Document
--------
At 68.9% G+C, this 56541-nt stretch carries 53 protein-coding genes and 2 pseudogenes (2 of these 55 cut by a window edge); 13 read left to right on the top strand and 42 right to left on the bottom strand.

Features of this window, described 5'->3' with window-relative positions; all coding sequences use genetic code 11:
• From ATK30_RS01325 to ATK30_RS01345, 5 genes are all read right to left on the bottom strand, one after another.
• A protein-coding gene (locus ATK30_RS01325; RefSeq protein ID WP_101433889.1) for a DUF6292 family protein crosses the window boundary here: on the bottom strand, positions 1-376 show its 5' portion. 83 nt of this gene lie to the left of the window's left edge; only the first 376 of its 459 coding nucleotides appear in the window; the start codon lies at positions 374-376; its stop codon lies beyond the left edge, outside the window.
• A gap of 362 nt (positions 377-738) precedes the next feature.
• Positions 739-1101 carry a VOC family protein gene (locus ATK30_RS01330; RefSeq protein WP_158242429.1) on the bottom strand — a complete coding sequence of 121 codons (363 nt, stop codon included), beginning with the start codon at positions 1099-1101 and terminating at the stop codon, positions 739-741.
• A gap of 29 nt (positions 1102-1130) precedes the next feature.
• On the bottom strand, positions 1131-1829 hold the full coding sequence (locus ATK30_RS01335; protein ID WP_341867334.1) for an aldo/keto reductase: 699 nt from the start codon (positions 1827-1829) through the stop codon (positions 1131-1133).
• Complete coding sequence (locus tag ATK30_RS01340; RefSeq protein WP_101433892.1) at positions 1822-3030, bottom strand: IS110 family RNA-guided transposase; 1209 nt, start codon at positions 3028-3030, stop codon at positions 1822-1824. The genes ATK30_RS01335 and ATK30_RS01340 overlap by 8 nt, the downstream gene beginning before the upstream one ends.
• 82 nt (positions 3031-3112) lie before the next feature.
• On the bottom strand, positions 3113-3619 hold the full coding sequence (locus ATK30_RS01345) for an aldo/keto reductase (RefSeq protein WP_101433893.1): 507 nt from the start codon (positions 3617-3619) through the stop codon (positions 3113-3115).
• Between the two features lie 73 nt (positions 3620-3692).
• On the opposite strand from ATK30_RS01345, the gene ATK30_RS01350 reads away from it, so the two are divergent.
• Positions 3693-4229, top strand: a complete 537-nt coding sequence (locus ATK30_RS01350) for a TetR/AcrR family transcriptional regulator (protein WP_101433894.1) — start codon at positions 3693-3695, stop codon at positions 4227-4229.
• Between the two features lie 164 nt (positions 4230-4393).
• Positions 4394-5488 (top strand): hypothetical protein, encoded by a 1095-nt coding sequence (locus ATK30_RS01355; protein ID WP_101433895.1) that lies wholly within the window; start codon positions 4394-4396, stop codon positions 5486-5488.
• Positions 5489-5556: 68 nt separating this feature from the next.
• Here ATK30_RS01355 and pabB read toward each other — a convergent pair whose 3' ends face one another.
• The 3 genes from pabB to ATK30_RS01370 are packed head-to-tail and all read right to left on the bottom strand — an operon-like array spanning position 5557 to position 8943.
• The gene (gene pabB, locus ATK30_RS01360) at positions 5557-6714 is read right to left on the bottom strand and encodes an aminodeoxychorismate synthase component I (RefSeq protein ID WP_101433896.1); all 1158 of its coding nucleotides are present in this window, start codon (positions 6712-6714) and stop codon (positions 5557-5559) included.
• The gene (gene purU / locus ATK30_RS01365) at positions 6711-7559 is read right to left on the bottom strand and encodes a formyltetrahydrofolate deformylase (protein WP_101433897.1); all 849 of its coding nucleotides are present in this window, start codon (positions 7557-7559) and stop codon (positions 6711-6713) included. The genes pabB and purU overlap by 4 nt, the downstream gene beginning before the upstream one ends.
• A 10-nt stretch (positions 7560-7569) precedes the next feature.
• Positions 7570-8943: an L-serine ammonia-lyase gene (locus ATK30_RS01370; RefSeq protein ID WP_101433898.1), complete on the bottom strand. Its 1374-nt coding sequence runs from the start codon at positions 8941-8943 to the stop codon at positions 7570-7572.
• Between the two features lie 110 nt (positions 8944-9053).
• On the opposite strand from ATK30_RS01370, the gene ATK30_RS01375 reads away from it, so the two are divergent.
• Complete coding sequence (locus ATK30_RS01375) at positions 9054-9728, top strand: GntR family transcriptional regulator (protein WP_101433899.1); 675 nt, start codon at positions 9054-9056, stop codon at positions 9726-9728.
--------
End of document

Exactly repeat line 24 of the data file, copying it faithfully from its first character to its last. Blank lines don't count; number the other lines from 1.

• Between the two features lie 110 nt (positions 8944-9053).